Fueling Plan for Portland Marathon

What I carried with me

One item that I spent quite a bit of time on when training and preparing for the Portland Marathon was how to properly fuel during the race. I used my training runs to find out the best way to get fluids and electrolytes back into my system.

From my research, I knew that the reason people bonk at mile 20 is because their glycogen stores are depleted. Your body can only store enough glycogen to get you to about mile 20 and then the body tries to convert fat to use as energy and it’s a much slower process. In order to delay that from happening,  that you need to replenish while you run before you are tired.

Fluids

I knew from the beginning I wanted to carry my own water. I like to be able to drink when i’m thirsty and avoid the traffic jams as much as possible at the aid stations.

I played around with handheld bottles, fuel belts and a hydration pack. Here was my take on them.

Handheld bottle – Was out immediately as it couldn’t hold enough and found during my training runs that it threw off my balance, I liked having my hands free during long runs. I still use for medium length runs (6-10 miles).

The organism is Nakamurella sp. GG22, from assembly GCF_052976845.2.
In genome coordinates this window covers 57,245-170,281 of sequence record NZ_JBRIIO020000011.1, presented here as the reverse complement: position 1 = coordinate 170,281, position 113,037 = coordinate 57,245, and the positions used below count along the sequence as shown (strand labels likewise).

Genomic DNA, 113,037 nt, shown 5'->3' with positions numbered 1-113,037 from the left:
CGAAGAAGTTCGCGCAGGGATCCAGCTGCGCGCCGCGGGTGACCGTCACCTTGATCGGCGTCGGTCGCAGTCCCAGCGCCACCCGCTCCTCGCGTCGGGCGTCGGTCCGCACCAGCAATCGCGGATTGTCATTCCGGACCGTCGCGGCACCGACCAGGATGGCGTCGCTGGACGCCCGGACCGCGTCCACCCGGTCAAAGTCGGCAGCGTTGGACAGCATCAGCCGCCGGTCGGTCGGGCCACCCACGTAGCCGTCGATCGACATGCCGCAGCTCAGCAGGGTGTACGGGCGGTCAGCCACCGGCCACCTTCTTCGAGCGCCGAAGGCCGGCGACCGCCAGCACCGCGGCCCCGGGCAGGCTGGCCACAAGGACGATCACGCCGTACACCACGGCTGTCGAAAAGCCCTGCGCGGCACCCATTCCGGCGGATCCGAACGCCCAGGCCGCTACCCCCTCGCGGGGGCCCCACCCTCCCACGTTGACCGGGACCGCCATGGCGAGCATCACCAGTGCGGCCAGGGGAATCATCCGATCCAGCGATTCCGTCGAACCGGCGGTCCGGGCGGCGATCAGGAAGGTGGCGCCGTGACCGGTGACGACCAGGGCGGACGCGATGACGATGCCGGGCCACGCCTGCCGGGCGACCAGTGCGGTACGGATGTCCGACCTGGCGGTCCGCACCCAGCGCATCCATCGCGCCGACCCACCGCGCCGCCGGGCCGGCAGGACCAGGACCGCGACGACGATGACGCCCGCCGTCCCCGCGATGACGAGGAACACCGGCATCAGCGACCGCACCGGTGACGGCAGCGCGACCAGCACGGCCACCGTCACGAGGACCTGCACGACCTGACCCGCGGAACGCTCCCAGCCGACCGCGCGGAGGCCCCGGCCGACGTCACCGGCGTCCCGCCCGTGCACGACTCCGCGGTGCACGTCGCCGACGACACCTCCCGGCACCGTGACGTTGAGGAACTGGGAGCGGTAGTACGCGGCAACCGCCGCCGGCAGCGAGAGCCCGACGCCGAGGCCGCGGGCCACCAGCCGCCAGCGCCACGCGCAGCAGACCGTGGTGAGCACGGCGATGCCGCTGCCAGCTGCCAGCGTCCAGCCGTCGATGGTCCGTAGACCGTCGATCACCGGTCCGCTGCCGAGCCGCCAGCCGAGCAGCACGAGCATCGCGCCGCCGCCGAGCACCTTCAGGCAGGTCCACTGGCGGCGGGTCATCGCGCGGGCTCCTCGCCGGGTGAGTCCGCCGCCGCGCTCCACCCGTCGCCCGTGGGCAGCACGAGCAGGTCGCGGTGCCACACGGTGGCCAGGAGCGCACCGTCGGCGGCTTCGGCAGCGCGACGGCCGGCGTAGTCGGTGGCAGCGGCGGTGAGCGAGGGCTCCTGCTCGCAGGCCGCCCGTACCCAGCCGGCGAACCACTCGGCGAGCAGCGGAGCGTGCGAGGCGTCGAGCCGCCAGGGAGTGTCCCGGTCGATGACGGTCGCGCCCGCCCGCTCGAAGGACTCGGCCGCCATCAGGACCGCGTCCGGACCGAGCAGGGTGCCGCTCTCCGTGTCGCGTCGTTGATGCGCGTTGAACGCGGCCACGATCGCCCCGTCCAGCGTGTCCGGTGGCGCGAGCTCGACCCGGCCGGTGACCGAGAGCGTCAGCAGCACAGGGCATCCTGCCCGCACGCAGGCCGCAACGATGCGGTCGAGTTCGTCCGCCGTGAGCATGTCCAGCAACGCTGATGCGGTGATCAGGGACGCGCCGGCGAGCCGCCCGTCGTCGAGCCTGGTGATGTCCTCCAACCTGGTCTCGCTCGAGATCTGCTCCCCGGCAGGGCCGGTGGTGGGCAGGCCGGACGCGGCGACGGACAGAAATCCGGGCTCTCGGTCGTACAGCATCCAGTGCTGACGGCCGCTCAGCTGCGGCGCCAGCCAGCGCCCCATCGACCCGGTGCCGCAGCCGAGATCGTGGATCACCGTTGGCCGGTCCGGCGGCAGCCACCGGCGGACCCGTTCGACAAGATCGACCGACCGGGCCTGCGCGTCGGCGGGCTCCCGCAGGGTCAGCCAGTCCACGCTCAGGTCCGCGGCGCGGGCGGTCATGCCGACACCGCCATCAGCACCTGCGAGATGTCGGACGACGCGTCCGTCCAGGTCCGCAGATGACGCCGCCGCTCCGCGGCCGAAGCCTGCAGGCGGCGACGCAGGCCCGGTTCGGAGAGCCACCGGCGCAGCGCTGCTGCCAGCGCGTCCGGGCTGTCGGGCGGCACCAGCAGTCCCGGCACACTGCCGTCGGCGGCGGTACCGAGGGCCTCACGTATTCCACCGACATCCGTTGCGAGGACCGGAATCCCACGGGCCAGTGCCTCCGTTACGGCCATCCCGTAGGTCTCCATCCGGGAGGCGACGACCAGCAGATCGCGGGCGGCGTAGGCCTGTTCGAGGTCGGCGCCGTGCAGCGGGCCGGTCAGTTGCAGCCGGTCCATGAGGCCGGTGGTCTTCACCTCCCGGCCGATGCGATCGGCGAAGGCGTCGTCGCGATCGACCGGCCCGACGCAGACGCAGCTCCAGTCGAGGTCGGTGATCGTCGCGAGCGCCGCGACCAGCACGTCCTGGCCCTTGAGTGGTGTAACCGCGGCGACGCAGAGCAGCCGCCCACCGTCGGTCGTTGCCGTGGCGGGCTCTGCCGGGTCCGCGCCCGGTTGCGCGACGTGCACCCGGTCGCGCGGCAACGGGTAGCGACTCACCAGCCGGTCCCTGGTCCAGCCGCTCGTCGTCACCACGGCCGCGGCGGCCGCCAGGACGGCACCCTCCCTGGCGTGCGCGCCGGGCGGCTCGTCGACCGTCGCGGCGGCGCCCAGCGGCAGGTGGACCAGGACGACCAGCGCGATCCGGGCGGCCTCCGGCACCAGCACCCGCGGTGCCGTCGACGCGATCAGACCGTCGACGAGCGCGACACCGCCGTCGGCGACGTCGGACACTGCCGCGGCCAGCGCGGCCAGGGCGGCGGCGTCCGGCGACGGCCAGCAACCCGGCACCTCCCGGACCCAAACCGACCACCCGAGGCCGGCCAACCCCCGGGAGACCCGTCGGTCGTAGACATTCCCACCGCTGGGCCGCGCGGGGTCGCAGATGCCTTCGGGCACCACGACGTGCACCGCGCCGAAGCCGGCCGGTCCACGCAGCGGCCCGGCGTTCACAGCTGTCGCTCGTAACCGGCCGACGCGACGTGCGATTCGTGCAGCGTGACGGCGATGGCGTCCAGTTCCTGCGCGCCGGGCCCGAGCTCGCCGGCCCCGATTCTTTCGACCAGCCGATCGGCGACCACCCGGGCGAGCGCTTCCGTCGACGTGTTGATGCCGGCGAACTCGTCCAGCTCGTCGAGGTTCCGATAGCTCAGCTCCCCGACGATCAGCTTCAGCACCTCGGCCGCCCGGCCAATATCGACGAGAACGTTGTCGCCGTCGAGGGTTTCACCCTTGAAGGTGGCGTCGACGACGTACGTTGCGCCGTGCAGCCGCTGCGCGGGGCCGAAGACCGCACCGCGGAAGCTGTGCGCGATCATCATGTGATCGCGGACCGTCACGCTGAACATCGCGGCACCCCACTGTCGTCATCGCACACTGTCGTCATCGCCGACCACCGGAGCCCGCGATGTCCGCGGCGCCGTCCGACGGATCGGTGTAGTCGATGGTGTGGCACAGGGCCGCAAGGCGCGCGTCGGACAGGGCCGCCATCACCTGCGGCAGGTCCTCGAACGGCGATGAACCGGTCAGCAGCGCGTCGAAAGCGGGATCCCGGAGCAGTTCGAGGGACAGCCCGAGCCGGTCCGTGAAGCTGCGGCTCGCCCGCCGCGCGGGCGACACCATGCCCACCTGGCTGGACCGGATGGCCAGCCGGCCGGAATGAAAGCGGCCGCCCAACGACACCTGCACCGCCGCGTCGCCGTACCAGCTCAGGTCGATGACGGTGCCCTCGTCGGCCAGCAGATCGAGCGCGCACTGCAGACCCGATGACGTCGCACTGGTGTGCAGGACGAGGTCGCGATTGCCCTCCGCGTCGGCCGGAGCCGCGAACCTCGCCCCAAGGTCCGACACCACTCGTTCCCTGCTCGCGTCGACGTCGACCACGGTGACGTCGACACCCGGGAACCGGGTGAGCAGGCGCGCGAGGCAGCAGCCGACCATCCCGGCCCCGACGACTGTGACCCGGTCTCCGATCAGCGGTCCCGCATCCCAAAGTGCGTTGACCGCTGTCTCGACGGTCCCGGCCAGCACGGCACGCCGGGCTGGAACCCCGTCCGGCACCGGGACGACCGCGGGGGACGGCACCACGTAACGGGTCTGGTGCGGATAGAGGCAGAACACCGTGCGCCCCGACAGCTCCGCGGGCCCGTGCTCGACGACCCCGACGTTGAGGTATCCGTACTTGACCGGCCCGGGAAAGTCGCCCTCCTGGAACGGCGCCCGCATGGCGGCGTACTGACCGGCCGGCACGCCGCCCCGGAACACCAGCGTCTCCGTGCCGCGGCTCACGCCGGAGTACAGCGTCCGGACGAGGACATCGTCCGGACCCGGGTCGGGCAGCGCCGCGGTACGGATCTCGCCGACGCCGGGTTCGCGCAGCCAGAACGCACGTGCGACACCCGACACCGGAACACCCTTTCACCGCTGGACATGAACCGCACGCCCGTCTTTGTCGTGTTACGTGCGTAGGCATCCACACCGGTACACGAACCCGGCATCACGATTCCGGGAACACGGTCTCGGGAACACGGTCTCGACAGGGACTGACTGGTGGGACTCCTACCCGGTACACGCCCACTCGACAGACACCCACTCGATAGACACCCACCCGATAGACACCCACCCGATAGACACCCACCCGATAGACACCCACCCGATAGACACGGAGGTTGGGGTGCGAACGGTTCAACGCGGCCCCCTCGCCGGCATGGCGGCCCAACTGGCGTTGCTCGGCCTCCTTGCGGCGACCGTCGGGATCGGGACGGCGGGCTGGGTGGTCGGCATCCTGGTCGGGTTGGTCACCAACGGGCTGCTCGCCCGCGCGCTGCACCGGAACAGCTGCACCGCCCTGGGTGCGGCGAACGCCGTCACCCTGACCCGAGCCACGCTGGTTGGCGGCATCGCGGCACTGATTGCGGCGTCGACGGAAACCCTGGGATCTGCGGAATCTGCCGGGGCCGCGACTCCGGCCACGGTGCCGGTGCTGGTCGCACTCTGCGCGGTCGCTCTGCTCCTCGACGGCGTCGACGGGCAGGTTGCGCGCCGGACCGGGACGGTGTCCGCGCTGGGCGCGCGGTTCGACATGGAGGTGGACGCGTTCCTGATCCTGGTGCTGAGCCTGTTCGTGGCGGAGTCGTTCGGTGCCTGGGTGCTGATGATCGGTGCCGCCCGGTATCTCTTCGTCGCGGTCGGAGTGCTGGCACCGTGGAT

Fuel Belt – I’ve got to say, never been a fan. Maybe I haven’t tried the right kind or the fit was off, but having a bottle constantly hitting my ass for 4+ hours was not welcoming to me.

Hydration Pack – This appealed the most to me. It could carry plenty of fluids, had pockets to hold shot blocks and power bars, was comfortable to wear for long periods and didn’t throw off my form. I picked up the Nathan HPL #20  a month or so before the marathon to try out on the longer runs. It was a bit overkill for my needs, but didn’t want to get something too small only to have to upgrade later, the weight difference between the smaller and larger packs was minimal. The HPL has been a winner for me, has plenty of adjustment straps to ensure a comfortable fit and enough pockets to hold whatever I need to carry. Some people have complained about the valve, but I believe they have improved it in recent versions, no problems here.

I think i’m going to do some more looking at different fuel belts, while the hydration pack works well, the excess sweat it can create on my back is a bit of a bummer on hot days.

Fuel

Picking the right fuel was all about trial and error. Use the long and medium runs to find what you like, what taste good and is easy to open and eat. A few things I learned for myself.